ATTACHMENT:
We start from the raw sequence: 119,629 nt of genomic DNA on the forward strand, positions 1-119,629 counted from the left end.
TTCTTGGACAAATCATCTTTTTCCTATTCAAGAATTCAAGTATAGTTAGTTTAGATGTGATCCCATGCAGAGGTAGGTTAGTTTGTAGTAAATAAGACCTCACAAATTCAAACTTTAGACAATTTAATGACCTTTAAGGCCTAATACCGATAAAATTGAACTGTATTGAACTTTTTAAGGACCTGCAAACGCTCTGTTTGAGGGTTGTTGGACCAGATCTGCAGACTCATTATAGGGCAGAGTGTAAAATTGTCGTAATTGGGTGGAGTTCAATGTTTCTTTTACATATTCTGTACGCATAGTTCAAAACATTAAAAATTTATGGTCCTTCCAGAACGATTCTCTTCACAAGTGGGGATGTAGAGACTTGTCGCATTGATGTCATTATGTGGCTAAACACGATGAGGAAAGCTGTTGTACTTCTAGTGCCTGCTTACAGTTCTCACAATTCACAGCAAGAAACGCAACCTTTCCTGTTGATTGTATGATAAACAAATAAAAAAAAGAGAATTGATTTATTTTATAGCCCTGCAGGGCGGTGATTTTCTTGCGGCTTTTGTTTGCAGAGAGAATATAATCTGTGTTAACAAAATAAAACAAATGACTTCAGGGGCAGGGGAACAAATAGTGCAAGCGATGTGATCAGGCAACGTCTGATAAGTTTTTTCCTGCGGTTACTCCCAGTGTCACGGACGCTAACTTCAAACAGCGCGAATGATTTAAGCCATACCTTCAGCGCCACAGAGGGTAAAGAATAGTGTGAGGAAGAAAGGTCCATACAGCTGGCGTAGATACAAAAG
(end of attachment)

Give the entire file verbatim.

We start from the raw sequence: 119,629 nt of genomic DNA on the forward strand, positions 1-119,629 counted from the left end.
TTCTTGGACAAATCATCTTTTTCCTATTCAAGAATTCAAGTATAGTTAGTTTAGATGTGATCCCATGCAGAGGTAGGTTAGTTTGTAGTAAATAAGACCTCACAAATTCAAACTTTAGACAATTTAATGACCTTTAAGGCCTAATACCGATAAAATTGAACTGTATTGAACTTTTTAAGGACCTGCAAACGCTCTGTTTGAGGGTTGTTGGACCAGATCTGCAGACTCATTATAGGGCAGAGTGTAAAATTGTCGTAATTGGGTGGAGTTCAATGTTTCTTTTACATATTCTGTACGCATAGTTCAAAACATTAAAAATTTATGGTCCTTCCAGAACGATTCTCTTCACAAGTGGGGATGTAGAGACTTGTCGCATTGATGTCATTATGTGGCTAAACACGATGAGGAAAGCTGTTGTACTTCTAGTGCCTGCTTACAGTTCTCACAATTCACAGCAAGAAACGCAACCTTTCCTGTTGATTGTATGATAAACAAATAAAAAAAAGAGAATTGATTTATTTTATAGCCCTGCAGGGCGGTGATTTTCTTGCGGCTTTTGTTTGCAGAGAGAATATAATCTGTGTTAACAAAATAAAACAAATGACTTCAGGGGCAGGGGAACAAATAGTGCAAGCGATGTGATCAGGCAACGTCTGATAAGTTTTTTCCTGCGGTTACTCCCAGTGTCACGGACGCTAACTTCAAACAGCGCGAATGATTTAAGCCATACCTTCAGCGCCACAGAGGGTAAAGAATAGTGTGAGGAAGAAAGGTCCATACAGCTGGCGTAGATACAAAAG